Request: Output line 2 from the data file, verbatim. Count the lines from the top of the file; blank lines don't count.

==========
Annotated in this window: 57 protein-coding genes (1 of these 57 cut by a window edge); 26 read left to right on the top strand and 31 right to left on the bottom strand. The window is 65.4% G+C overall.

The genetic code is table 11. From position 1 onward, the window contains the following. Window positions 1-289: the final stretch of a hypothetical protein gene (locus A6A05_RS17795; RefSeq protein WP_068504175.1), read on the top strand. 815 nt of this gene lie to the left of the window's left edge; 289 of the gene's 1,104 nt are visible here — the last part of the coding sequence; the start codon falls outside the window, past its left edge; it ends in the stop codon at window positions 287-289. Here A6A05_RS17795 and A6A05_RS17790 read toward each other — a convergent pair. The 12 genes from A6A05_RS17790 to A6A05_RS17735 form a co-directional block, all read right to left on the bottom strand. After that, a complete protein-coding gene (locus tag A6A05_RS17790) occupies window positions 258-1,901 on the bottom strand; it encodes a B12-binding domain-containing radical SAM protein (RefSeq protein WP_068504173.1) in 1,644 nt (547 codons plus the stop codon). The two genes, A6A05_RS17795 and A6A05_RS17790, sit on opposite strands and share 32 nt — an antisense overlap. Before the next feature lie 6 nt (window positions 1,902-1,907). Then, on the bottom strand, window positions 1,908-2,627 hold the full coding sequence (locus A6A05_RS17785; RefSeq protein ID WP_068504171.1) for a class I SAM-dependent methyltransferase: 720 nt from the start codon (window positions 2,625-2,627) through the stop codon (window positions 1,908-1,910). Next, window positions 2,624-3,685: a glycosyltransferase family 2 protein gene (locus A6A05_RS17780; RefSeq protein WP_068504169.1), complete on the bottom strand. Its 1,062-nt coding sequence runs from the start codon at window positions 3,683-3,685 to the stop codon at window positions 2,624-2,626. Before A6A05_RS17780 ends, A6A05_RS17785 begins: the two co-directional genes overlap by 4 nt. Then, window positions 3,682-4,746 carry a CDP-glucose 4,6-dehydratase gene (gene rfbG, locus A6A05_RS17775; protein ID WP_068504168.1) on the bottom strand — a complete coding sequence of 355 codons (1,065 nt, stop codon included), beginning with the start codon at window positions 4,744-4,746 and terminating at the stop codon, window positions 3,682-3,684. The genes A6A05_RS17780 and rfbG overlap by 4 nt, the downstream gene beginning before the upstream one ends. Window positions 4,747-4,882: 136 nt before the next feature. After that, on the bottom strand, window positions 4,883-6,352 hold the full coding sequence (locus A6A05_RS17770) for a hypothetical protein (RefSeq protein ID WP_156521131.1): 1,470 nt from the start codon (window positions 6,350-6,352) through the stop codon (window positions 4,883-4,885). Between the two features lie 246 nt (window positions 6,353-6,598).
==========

The genetic code is table 11. From position 1 onward, the window contains the following. Window positions 1-289: the final stretch of a hypothetical protein gene (locus A6A05_RS17795; RefSeq protein WP_068504175.1), read on the top strand. 815 nt of this gene lie to the left of the window's left edge; 289 of the gene's 1,104 nt are visible here — the last part of the coding sequence; the start codon falls outside the window, past its left edge; it ends in the stop codon at window positions 287-289. Here A6A05_RS17795 and A6A05_RS17790 read toward each other — a convergent pair. The 12 genes from A6A05_RS17790 to A6A05_RS17735 form a co-directional block, all read right to left on the bottom strand. After that, a complete protein-coding gene (locus tag A6A05_RS17790) occupies window positions 258-1,901 on the bottom strand; it encodes a B12-binding domain-containing radical SAM protein (RefSeq protein WP_068504173.1) in 1,644 nt (547 codons plus the stop codon). The two genes, A6A05_RS17795 and A6A05_RS17790, sit on opposite strands and share 32 nt — an antisense overlap. Before the next feature lie 6 nt (window positions 1,902-1,907). Then, on the bottom strand, window positions 1,908-2,627 hold the full coding sequence (locus A6A05_RS17785; RefSeq protein ID WP_068504171.1) for a class I SAM-dependent methyltransferase: 720 nt from the start codon (window positions 2,625-2,627) through the stop codon (window positions 1,908-1,910). Next, window positions 2,624-3,685: a glycosyltransferase family 2 protein gene (locus A6A05_RS17780; RefSeq protein WP_068504169.1), complete on the bottom strand. Its 1,062-nt coding sequence runs from the start codon at window positions 3,683-3,685 to the stop codon at window positions 2,624-2,626. Before A6A05_RS17780 ends, A6A05_RS17785 begins: the two co-directional genes overlap by 4 nt. Then, window positions 3,682-4,746 carry a CDP-glucose 4,6-dehydratase gene (gene rfbG, locus A6A05_RS17775; protein ID WP_068504168.1) on the bottom strand — a complete coding sequence of 355 codons (1,065 nt, stop codon included), beginning with the start codon at window positions 4,744-4,746 and terminating at the stop codon, window positions 3,682-3,684. The genes A6A05_RS17780 and rfbG overlap by 4 nt, the downstream gene beginning before the upstream one ends. Window positions 4,747-4,882: 136 nt before the next feature. After that, on the bottom strand, window positions 4,883-6,352 hold the full coding sequence (locus A6A05_RS17770) for a hypothetical protein (RefSeq protein ID WP_156521131.1): 1,470 nt from the start codon (window positions 6,350-6,352) through the stop codon (window positions 4,883-4,885). Between the two features lie 246 nt (window positions 6,353-6,598).